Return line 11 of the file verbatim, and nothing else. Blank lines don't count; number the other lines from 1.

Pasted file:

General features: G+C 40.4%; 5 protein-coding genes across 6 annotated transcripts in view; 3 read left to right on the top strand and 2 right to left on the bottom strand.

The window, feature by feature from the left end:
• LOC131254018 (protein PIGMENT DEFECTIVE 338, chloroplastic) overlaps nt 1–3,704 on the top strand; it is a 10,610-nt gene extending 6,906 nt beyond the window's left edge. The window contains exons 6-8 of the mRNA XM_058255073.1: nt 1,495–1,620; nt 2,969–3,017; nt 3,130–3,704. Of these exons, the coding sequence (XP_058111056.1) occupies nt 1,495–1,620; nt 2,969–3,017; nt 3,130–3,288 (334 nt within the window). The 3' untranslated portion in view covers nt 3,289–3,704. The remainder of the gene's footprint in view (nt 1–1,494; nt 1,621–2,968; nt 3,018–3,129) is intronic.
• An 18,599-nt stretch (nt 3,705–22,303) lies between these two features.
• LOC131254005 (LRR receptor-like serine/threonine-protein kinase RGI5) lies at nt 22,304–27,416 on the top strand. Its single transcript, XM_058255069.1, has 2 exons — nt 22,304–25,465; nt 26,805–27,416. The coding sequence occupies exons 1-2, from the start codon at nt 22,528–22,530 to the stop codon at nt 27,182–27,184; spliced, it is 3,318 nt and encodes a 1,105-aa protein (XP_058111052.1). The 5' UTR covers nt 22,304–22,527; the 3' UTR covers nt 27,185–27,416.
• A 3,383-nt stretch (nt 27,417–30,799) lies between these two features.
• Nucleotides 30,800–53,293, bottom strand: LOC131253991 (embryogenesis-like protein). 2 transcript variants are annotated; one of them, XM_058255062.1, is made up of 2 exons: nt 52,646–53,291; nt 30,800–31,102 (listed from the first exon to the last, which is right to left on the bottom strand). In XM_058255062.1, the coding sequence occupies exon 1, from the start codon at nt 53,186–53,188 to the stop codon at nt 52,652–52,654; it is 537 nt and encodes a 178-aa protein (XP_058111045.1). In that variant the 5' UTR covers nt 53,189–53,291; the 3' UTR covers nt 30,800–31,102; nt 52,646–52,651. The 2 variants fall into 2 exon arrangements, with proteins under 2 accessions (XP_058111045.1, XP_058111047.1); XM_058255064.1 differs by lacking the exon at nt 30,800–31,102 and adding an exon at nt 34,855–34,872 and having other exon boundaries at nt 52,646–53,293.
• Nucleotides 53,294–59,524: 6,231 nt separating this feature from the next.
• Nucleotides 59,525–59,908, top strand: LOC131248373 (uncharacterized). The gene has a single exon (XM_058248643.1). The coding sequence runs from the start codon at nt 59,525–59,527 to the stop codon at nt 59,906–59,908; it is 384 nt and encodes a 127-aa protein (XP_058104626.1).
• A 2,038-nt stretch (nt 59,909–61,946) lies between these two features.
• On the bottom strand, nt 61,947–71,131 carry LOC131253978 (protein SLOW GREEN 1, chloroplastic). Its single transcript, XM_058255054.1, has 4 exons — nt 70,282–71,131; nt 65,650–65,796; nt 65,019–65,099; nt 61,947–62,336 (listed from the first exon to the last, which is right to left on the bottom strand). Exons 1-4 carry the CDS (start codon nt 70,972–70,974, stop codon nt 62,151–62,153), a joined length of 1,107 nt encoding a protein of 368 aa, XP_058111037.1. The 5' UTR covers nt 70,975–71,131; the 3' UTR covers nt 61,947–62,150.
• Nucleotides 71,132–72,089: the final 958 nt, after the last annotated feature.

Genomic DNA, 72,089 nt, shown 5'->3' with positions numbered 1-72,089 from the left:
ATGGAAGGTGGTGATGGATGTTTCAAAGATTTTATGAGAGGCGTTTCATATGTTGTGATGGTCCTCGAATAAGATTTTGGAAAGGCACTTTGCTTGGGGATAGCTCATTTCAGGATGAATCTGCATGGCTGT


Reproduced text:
• On the bottom strand, nt 61,947–71,131 carry LOC131253978 (protein SLOW GREEN 1, chloroplastic). Its single transcript, XM_058255054.1, has 4 exons — nt 70,282–71,131; nt 65,650–65,796; nt 65,019–65,099; nt 61,947–62,336 (listed from the first exon to the last, which is right to left on the bottom strand). Exons 1-4 carry the CDS (start codon nt 70,972–70,974, stop codon nt 62,151–62,153), a joined length of 1,107 nt encoding a protein of 368 aa, XP_058111037.1. The 5' UTR covers nt 70,975–71,131; the 3' UTR covers nt 61,947–62,150.